The Washington PostDemocracy Dies in Darkness

New evidence that Trump’s handling of the coronavirus pandemic is pushing his support lower

About a sixth of those who approved of the president in March no longer do. More than two-fifths of them live in places hit hardest by the pandemic.

President Trump leaves a rally in Tulsa on June 20. (Bloomberg News)

Over the past two months, former vice president Joe Biden’s lead over President Trump in the RealClearPolitics average of national polling of the upcoming presidential contest has nearly doubled. It’s a period that has overlapped with a number of major shifts in the country and in the national mood, including the ongoing — and now resurging — coronavirus pandemic and widespread protests focused on racial equality. So it doesn’t seem like much of a stretch to assume that perhaps those two things are correlated.

New data from the Pew Research Center bolsters the idea that Trump’s position in the polls is worsening as a function of what’s happening in the country. Specifically, it seems likely that the pandemic is pushing his approval ratings lower, which, in turn, is making his position in the presidential contest more precarious.

There are two changes since April that hint at this change in an obvious way. The most obvious is that Pew has Biden’s lead over Trump improving from two points that month to 10 now. Biden is now supported by 54 percent of the country, according to Pew, compared with Trump’s 44 percent.

At the same time, satisfaction with the direction of the country has collapsed. That month, 31 percent felt satisfied with how things are going in the country compared with 68 percent who said they were dissatisfied, a net minus-37 view of the nation. That gap has grown to minus-75 points, thanks largely to a collapse in satisfaction among Republicans. Only about a fifth of Republicans still express satisfaction about how things are going.

Again, strongly suggestive of why Trump’s fortunes are eroding. But then there is Pew’s more direct examination of how views of Trump have changed, measured in shifts in opinions of his performance as president among a consistent panel of poll respondents.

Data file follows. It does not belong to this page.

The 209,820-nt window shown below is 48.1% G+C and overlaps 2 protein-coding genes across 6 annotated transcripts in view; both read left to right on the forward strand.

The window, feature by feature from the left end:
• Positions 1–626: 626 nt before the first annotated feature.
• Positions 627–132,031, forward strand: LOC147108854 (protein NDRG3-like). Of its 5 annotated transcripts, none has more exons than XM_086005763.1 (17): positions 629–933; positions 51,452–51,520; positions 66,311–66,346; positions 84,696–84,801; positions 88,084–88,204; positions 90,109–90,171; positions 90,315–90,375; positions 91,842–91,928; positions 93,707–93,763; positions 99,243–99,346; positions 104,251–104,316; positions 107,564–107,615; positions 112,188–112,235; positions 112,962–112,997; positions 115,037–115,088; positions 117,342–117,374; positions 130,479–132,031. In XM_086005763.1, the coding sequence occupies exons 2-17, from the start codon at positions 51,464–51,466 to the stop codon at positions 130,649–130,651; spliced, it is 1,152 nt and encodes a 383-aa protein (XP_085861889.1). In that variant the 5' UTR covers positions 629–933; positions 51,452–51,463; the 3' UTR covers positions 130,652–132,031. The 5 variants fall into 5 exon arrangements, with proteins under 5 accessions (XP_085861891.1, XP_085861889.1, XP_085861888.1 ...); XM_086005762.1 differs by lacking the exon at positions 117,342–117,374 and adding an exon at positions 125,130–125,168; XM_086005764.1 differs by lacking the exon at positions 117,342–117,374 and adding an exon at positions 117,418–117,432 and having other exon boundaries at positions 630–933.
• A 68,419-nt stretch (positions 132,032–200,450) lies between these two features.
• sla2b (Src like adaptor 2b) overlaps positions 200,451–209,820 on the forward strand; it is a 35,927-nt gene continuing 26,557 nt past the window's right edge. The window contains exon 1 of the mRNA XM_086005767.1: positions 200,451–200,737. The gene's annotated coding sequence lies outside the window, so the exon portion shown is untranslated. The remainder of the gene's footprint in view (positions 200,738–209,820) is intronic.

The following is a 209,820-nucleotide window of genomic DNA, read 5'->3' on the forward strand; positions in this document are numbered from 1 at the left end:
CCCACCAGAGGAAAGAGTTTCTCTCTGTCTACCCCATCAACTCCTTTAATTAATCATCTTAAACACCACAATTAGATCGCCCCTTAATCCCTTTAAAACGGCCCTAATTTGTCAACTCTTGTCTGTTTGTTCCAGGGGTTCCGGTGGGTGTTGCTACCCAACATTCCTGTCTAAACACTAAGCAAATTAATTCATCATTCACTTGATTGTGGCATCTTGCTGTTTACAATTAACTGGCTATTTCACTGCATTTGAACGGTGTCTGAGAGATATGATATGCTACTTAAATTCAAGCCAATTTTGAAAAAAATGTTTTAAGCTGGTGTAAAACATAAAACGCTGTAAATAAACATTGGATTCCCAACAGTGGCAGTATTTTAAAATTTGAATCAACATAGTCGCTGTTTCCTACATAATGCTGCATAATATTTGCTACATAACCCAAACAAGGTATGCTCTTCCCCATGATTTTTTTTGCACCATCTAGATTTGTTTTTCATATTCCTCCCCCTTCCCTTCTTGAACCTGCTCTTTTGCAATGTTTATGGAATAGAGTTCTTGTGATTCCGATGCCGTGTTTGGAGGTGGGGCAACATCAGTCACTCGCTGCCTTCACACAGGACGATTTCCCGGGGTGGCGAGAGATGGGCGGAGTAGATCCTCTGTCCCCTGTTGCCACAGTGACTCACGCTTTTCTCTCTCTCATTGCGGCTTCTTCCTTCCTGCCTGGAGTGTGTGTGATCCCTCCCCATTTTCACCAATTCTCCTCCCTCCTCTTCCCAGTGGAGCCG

Three months ago, Pew asked a group of people whether they approved of Trump’s performance as president. On net, they didn’t, with 45 percent approving and 52 percent disapproving. This month, Pew asked the same people — a group statistically representative of the country as a whole — how they viewed Trump.

Eight percent jumped from the “approve” to “disapprove” columns, totaling one out of every six people who approved of Trump in March. Now, nearly 6 in 10 disapprove of Trump’s performance as president.

Who are those people whose opinions of Trump deteriorated? Pew’s analysis indicates that they are more likely to be under the age of 30 than those who approved of Trump in both March and June. They are also likely to be in a lower income bracket, a trait that tends to correlate with age to some extent.

Perhaps most indicatively, though, 45 percent of those whose opinions of Trump sagged live in areas hit hardest by the pandemic.

In other words, there’s a significant link between living in places where the effects of the pandemic have been worse and views of Trump heading south.

What constitutes an area hit harder by the pandemic? Pew looked at deaths per 100,000 residents, assigning each county to a high, medium or low designation. It’s worth noting that the data used for this analysis looks at deaths as of June 17, meaning that the recent resurgence of the virus in heavily red states (Texas, Florida and Arizona, among them) isn’t entirely captured in the categorizations.

Respondents were asked specifically how much confidence they had in Trump or Biden to address the pandemic. Forty-one percent expressed at least some confidence in Trump. More than half said the same of Biden.

While Pew’s use of a panel shows a direct shift in views of Trump otherwise hinted at by national polling, we can still only impute the role played by the pandemic in shifting those opinions. That said, the circumstantial evidence is strong: As the pandemic has ground on, Trump’s approval ratings and position in the polls have dropped. One in 6 of those who approved of him in March no longer do, and just shy of half of them live in areas where the per capita death toll from the pandemic has been the highest.

There are always multiple factors at play in how views of politicians change. In this case, though, it seems clear that Trump’s fortunes are inversely linked to that of the virus: As it is more successful at ravaging the country, the country’s view of its president grows worse.